Indonesia’s plan to track all credit card transactions in a bid to crack down on rampant tax evasion is pushing people back to cash, stifling government efforts to track illicit money flows.
A new government decree requiring credit card providers to submit transaction details – including customer and merchant identities – to the tax office as of May 31 appears to be spooking consumers with card activity falling in April.
The return to paper currency in the already heavily cash-based economy is a temporary setback not only for the government’s drive to boost tax revenues but also its fight against money laundering, corruption and terrorism finance.
And for consumers wary of increasing scrutiny on their transactions, a preference for paper means carrying around envelopes full of hundreds of bank notes in a country where the largest currency denomination is 100,000 rupiah.
Erwin Karya, a Jakarta-based associate director with real estate agent Ray White, said clients were now starting to use cash instead of card to pay property booking fees – non-refundable deposits used to book properties before home downpayments.
“People don’t want to risk swiping credit cards for booking fees,” he said.
“For 10-25 million (rupiah), they just pay in cash for the booking fee.”
Indonesian central bank data showed credit card transaction values dropped 4 percent in April from the same month a year ago, the first on-year decline in the six years of public data records.
The number of credit card transactions, meanwhile, fell by two million in April from a month before, to 23.7 million transactions.
Bank Central Asia, one of the largest credit card providers, saw its transactions fall 15 percent and card cancellations more than double in April, head of the bank’s consumer card business Santoso told Reuters.
“I don’t think they’re all avoiding taxes, but some did say they feel their privacy disturbed – they’re not comfortable,” Santoso said, noting most of the cancellations came from self-employed individuals.
Other providers face the same problem, said Steve Martha, chairman of Indonesia’s credit card issuers association.
“People should be incentivised to use cards, not penalised,” he said.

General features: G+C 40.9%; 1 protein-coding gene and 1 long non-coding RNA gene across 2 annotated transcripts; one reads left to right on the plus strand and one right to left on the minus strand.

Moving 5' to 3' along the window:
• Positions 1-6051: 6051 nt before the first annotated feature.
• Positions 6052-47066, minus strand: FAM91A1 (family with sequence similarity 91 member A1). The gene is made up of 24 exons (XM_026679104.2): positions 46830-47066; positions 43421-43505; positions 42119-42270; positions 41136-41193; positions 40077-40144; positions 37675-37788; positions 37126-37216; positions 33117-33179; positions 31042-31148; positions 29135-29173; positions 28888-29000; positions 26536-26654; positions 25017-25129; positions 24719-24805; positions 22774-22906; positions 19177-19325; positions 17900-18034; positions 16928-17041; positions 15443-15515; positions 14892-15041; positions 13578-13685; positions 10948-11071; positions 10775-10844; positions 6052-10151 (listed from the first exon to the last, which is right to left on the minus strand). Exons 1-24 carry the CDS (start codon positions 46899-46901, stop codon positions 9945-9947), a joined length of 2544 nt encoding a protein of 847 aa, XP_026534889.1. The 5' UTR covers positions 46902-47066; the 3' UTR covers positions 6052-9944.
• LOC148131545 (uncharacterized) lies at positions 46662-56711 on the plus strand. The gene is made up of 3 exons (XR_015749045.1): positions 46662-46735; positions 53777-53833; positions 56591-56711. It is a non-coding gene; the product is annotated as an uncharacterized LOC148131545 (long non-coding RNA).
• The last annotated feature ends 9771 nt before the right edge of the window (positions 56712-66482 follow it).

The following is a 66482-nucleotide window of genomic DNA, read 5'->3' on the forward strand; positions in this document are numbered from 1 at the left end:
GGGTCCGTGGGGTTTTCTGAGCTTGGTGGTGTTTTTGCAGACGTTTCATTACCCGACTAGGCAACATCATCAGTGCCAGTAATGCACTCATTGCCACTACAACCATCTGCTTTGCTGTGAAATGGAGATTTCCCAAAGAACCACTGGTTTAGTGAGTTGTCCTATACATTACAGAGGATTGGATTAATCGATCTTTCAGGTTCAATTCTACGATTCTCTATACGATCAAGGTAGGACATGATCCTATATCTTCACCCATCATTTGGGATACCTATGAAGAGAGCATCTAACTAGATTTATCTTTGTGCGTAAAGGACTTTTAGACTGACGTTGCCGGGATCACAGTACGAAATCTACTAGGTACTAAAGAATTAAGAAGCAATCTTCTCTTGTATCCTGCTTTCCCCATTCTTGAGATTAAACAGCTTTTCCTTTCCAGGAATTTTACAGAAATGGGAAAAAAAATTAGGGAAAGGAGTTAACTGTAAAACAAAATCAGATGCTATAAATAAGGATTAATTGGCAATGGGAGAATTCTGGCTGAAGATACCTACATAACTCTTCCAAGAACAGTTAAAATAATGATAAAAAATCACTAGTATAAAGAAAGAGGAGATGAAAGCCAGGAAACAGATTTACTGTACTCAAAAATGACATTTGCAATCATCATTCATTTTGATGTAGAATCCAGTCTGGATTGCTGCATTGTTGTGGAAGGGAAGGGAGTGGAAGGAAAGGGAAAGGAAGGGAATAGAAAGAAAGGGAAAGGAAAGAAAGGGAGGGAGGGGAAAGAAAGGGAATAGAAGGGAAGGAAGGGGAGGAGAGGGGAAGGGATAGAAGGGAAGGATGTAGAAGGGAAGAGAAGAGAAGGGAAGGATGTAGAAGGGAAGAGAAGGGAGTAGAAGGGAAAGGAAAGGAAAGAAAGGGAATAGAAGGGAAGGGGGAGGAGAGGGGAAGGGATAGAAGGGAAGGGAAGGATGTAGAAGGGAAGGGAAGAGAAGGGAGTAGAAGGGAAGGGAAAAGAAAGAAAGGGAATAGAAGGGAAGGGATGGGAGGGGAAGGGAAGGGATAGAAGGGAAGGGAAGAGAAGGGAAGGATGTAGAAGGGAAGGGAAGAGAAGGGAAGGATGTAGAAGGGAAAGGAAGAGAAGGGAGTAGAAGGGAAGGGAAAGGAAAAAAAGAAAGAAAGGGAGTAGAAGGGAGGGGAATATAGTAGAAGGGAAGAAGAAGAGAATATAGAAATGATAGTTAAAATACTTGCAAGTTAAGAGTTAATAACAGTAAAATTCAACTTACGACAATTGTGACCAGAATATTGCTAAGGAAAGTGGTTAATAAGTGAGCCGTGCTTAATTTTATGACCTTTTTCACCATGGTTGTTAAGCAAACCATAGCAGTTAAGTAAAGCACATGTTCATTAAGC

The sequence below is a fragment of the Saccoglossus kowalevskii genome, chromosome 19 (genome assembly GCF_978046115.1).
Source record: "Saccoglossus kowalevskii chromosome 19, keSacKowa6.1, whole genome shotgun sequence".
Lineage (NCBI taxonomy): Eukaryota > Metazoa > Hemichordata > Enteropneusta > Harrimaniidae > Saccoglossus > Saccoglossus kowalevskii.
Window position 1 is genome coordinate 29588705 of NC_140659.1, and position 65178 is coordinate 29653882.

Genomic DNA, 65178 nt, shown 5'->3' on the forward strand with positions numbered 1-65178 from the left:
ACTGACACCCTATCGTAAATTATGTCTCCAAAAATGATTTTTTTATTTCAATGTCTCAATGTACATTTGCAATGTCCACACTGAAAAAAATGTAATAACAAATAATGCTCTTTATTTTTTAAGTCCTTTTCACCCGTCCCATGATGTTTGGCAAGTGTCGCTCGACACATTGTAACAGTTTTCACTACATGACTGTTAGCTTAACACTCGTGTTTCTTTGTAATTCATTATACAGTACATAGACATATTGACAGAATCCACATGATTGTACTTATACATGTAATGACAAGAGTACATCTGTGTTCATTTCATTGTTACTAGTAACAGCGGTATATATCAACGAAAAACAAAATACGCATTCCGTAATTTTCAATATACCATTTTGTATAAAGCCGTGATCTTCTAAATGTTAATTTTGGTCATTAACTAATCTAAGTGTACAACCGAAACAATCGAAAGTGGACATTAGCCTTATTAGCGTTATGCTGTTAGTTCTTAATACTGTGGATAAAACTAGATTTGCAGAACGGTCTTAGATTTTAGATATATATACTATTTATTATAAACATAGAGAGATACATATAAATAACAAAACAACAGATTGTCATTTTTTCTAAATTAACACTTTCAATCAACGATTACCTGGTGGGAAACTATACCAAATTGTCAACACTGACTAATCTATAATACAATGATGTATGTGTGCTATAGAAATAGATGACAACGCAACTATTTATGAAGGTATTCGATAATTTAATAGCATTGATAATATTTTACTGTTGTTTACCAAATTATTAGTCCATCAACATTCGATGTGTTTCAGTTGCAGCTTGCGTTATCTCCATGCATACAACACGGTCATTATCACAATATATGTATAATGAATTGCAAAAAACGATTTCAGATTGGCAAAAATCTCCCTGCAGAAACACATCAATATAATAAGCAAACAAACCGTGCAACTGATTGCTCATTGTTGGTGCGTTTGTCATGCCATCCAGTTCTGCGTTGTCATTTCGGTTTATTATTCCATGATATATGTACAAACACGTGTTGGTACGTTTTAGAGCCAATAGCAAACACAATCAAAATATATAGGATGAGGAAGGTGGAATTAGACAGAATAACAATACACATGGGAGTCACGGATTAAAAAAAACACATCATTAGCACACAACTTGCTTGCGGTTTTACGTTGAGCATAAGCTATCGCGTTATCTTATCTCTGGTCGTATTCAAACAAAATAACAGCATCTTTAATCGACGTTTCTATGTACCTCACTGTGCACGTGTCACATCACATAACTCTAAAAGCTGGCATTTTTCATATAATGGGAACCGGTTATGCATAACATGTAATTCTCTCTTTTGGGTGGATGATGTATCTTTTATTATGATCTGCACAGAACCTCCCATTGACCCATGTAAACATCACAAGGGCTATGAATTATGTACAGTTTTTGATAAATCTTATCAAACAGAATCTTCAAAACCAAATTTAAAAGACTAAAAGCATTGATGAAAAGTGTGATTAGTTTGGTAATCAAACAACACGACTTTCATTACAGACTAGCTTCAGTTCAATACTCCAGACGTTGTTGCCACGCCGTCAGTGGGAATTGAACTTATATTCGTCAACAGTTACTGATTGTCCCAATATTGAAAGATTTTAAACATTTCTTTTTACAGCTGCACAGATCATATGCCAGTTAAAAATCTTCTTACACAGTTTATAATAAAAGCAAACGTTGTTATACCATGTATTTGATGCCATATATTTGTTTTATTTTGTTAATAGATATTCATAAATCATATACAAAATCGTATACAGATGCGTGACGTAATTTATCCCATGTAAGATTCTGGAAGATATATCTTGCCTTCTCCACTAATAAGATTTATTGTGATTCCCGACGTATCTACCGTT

Cash, which in Indonesia is already used for 85 percent of transactions, is difficult to track, making it challenging for governments to fight money laundering, corruption and terrorism financing.
About 7-8 million Indonesians own credit cards, some using more than one, for a total of 16.9 million credit card, catered by 22 banks and one non-bank issuer. These include the country’s biggest banks Bank Mandiri, Bank Central Asia , and foreign players like HSBC, Citibank and Standard Chartered.
Under pressure from falling exports, Jakarta launched last year measures to boost tax revenues, including a tax amnesty for those willing to relocate back home money hidden in offshore accounts.
Only 10 percent of Indonesia’s 250 million population are registered with tax authorities and annual tax revenues amount to 11 percent of gross domestic product, $30 billion less than what it should be, President Joko Widodo has said.
Credit card bills and other electronic payments can be effectively used to track down corruption cases, said Agus Santoso, deputy head of Indonesia’s Financial Transaction Reports and Analysis Centre.
It will be harder to prove cases if people go back to cash, he said, but he didn’t expect the trend to last in the long run.
“There’s no way people choose to carry millions of rupiah in cash in a bulging wallet to pay for high-end stuff,” he said.
Finance Minister Bambang Brodjonegoro stood by his decree.
“If there are things that they are afraid to declare, it means their income is more than what they say to the tax office,” he told reporters on the sidelines of a conference in Jakarta earlier this month.